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TTC riders wait at Bloor/Yonge station during the delays on the morning of Tuesday, Jan. 30, 2017.

Dominic Lee

The Toronto Transit Commission was on the verge of closing and clearing out the busiest subway station in the network after a cascade of problems and delays on Tuesday morning led to intense crowding at Bloor/Yonge.

Unhappy passengers took to social media to show their ire, posting images and video of people packed cheek by jowl on a number of platforms. There were reports of passengers fainting in the crush, waits lasting upward of 30 minutes before people could board trains and limited communication from TTC staff.

"I've never seen anything quite like this," Dominic Lee, 33, who has been commuting for about two years between Islington and Queen stations and was stuck for a lengthy period at Bloor/Yonge, said in an interview. "If somebody, let's say, started pushing, I think it would [have been] very unsafe."

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Mr. Lee was one of those documenting his commute on social media. In one of his images, taken at the Bloor/Yonge subway interchange, passengers were packed into the north end of the Yonge platform, the adjoining area and a stairwell leading down to the Bloor line. He said he finally gave up and started working his way toward an exit. He was nearly out of the station when a fresh train arrived.

"We were on the verge of closing the doors and beginning to clear [Bloor/Yonge] when an empty train came through, then another, negating that need," TTC spokesman Brad Ross explained in an e-mail.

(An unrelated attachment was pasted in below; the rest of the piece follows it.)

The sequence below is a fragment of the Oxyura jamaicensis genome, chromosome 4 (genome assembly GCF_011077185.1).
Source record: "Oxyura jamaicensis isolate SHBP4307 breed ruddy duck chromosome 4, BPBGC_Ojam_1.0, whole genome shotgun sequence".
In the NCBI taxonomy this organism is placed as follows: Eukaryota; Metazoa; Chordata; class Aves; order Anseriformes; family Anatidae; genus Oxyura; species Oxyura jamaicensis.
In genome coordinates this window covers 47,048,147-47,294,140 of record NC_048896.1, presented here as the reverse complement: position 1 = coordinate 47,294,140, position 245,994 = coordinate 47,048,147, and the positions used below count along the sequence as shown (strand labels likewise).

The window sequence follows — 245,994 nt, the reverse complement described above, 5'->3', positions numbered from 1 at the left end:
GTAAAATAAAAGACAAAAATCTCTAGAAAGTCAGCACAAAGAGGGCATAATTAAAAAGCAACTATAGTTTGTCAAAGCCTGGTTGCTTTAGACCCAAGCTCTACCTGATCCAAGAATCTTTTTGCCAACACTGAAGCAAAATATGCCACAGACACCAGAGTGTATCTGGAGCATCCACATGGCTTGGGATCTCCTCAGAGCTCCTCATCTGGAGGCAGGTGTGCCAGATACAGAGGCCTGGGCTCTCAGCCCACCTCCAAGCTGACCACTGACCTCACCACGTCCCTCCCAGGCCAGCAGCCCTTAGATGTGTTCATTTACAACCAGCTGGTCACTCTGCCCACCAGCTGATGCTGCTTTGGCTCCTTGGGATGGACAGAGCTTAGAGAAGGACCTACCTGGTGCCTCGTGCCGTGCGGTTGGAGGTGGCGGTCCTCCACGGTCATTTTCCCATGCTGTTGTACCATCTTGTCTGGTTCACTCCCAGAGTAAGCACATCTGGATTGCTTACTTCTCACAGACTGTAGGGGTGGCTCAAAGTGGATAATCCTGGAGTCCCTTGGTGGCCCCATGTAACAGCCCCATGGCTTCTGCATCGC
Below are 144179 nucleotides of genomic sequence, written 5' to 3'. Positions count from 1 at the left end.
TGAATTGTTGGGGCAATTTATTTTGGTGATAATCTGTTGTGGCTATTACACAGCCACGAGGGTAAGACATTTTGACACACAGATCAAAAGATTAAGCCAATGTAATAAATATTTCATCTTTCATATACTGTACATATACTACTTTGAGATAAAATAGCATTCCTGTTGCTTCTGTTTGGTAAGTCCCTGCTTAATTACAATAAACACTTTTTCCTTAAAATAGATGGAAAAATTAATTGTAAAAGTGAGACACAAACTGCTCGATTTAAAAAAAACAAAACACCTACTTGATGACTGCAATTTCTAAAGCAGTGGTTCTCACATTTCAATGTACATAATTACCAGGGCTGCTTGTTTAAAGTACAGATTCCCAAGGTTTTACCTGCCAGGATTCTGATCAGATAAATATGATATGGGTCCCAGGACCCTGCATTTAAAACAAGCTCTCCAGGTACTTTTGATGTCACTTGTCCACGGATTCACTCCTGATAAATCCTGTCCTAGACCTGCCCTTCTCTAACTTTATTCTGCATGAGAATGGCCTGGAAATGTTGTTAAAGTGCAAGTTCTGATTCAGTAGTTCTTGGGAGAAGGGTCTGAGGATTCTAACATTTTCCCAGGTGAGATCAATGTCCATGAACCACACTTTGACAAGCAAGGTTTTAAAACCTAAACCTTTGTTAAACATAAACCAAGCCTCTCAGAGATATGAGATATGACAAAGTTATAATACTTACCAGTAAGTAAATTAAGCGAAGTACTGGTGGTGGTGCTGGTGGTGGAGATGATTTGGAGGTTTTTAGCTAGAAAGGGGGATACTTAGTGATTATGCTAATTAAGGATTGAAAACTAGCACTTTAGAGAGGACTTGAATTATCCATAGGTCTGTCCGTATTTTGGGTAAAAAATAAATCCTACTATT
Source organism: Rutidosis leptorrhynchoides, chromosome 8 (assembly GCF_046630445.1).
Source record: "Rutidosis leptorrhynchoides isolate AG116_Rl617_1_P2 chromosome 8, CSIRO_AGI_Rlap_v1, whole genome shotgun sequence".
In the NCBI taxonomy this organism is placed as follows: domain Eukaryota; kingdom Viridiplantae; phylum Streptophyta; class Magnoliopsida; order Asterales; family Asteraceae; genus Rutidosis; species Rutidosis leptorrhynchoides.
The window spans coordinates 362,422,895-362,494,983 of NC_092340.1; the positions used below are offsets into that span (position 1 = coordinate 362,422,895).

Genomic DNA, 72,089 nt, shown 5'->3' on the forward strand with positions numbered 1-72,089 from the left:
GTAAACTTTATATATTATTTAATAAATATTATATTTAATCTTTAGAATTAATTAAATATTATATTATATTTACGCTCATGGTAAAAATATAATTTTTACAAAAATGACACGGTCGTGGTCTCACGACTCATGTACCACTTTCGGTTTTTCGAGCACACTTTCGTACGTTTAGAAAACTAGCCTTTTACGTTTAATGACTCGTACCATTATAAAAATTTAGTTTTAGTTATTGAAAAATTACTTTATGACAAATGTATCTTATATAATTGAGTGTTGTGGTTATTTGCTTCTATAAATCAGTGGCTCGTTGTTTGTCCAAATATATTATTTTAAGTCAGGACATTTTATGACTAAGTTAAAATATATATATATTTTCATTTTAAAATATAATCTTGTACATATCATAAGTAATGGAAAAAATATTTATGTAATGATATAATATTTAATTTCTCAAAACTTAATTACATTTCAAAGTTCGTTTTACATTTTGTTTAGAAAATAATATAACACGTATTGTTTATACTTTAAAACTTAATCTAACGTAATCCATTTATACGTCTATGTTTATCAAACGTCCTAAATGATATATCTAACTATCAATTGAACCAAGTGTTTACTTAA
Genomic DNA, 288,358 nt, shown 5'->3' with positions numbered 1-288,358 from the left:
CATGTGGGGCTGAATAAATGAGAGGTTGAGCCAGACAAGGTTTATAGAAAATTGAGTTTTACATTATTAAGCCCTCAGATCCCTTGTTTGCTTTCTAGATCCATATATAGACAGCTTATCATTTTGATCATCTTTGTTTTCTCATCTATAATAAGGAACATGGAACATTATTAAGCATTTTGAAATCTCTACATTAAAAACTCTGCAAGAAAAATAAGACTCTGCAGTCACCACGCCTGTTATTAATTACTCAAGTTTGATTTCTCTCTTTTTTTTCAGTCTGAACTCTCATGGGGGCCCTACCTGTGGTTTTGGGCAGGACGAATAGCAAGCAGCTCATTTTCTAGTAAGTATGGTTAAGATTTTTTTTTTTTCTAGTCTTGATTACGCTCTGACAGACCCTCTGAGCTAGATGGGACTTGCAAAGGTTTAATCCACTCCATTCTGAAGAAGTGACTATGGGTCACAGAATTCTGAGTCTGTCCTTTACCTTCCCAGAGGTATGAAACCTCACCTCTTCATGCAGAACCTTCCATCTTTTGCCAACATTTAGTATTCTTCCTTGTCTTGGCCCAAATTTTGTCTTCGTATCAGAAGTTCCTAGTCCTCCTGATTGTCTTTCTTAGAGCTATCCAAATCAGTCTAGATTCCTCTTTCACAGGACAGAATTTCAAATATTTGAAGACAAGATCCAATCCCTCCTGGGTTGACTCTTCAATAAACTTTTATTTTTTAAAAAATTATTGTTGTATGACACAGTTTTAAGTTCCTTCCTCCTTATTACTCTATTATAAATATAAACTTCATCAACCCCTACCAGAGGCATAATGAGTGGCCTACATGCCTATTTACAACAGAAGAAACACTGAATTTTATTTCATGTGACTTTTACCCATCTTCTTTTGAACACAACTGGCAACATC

In an interview, he explained that there are a series of actions the agency can take in response to crowding. Staff can shut down the escalators, which prevents people from being propelled into already-full spaces, bring trains in extra slowly or have them bypass the station. In only the most serious cases, when the agency deems the situation dangerous, will a station be closed and emptied.

"It's a call that's made by station staff; it's a call that's made by transit control," Mr. Ross said.

Measures enacted on Tuesday at St. George and Bloor/Yonge stations included deactivated escalators, walking-speed trains and announcements as they approached.

Critics pointed to Tuesday's problems as a by-product of an underfunded transit system, noting that a downtown relief line would have allowed many passengers to avoid the Bloor/Yonge chokepoint. In the shorter term, though, the TTC insists that the specific problems that hit the network were not due to funding shortfalls.

According to the TTC, Tuesday's issues included the decision to move a disabled train with brake problems from a storage area north of Finch station to the yard at Davisville, just as the morning rush was building. The train was smoking when it got to Eglinton, setting off a 16-minute delay.

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Problems were compounded as a result of overnight work near Finch station being wrapped up late. Instead of bringing the vehicles used for that work back to the yard, interfering with the morning rollout of subway trains, this equipment was put onto bits of storage track just off the main line. As a result, those spaces weren't available to stash trains that could be inserted into service when overcrowding grew.

On the University side of the line, at 8:15, a southbound train had door problems at Museum station, holding it there for 10 minutes. That was followed by an emergency alarm on the same train, which delayed it another 11 minutes.

"A 21-minute delay at that hour truly kicked off this morning's problems," Mr. Ross wrote in his e-mail. "Overcrowding at St. George Station resulted, and the station was bypassed, with trains sent to Bloor-Yonge Station. It didn't take long for Bloor-Yonge Station, then, to become excessively crowded."

Bloor/Yonge and St. George are the two busiest stations in the network, raising the stakes for any decision to bypass or close them.

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